By Anton Constantinou
Why are there so few women working in technology? Research shows that women account for just 17% of the technology sector in the UK. Part of the problem, it seems, is that fewer women are choosing to study STEM (science, technology, engineering and mathematics) subjects at school, meaning there’s a drop-off at degree level.
A recent study of 1,000 women in the UK points out that those looking to pursue a technology-related career have a five year period in which to gain the necessary qualifications. While many girls are attracted to STEM subjects before the age of 11, their interest appears to dwindle in their teen years – at a point in which most of us decide what we’re going to study at university.
In January this year, the UK government made the all-important step of signing the diversity initiative, Tech Talent Charter, which aims to bridge this digital skills gap in the technology industry. The scheme will call into question recruitment and retention practices, and set out new strategies for companies to follow. Just recently, the UK digital minister, Margot James, wrote to major tech firms, encouraging them to sign up to the Charter.
Our Technology Project Manager, Martha Hannis, is a prime example of the sort of women that the sector’s crying out for. Previously a Digital Project Support placement student, she’s progressed through the ranks with SilverDoor Apartments, achieving a first-class honours in Business IT, and providing valuable development support.
Here’s what she had to say about her role and the wider technology industry as a whole.
So, Martha, what does your role involve?
As Technology Project Manager, I oversee the completion of all technology projects at SilverDoor, from inception to completion. I manage multiple projects at once, and collaborate closely with key stakeholders to capture requirements.
It’s my responsibility to look after the workload of the development team in our London and Lancaster offices through ticket writing, sprint planning and sprint retrospectives. Where required, I propose technical solutions to business cases, and analyse our existing technology products.
What’s it like being one of the only women in a predominately male department?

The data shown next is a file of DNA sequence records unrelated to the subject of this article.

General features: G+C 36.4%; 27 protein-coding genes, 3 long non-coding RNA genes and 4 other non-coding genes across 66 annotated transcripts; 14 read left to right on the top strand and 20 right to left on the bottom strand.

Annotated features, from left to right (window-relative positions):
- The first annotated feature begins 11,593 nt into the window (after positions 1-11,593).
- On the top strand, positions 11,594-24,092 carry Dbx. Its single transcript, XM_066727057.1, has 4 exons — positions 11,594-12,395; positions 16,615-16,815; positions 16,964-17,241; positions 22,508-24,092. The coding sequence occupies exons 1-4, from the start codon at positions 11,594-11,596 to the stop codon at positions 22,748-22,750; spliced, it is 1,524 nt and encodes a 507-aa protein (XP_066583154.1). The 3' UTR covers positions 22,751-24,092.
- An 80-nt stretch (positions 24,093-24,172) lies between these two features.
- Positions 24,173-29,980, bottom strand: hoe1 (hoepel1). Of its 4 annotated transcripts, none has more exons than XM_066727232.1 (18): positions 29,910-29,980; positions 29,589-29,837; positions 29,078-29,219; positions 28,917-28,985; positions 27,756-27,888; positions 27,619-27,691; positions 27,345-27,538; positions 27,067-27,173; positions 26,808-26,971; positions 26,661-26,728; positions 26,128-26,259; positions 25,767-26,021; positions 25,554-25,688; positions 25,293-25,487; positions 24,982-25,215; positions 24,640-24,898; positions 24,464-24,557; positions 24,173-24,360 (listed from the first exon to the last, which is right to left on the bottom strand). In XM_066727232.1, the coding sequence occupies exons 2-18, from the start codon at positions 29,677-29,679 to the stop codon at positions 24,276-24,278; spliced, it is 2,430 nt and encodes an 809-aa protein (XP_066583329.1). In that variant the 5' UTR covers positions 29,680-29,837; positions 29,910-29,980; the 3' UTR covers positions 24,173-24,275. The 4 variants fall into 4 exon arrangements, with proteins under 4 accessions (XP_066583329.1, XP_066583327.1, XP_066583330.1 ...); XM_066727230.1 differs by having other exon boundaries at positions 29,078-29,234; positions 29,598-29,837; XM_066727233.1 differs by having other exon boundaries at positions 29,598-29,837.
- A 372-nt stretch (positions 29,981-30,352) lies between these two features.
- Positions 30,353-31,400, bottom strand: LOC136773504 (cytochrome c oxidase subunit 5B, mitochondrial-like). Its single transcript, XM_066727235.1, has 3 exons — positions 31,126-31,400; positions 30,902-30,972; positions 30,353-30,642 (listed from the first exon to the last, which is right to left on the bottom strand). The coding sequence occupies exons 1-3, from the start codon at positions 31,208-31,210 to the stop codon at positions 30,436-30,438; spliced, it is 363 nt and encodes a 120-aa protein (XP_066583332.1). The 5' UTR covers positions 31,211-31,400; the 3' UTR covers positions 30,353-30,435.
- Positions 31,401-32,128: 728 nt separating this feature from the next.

I’ve got used to being in an all-male environment. At university, I was one of only four girls on a course with over 100 boys.
It does have its challenges, as our interests are largely different, but we equally have a lot in common. I love everyone in my team, and can honestly say I class them all as friends. So far, it’s been really eye-opening, and I’ve gained a lot of insight into the male brain.
What sorts of comments have you encountered as a female in technology?
“You’re in the wrong room; marketing lectures are next door”
“Oh, this is something techy so you won’t get it”
“You’re the girl in technology? We thought you were going to look like Miss Trunchbull from Matilda”
Why are there so few women working in technology?
I think that previously there’s been a stereotype that only men study or work in technology. But, thankfully this is starting to change. Five years prior to me studying Business IT at Manchester Metropolitan University there were no girls at all on my course, so four is definitely a positive step.
What’s the solution to this gender-gap?
What’s needed is a change in mentality, at both a micro and macro level. There’s a consensus that all things tech-related are for men, but that’s really not the case. Women interested in technology need to take it upon themselves to study the right subjects, regardless of what their friends might be doing. Only then will we start to see a levelling out.
What advice can you give to other females pursuing a career in technology?
Don’t be intimidated. If you have an interest or excel at something in technology, don’t let the stereotype hold you back. Be yourself – at the end of the day, we’re all human.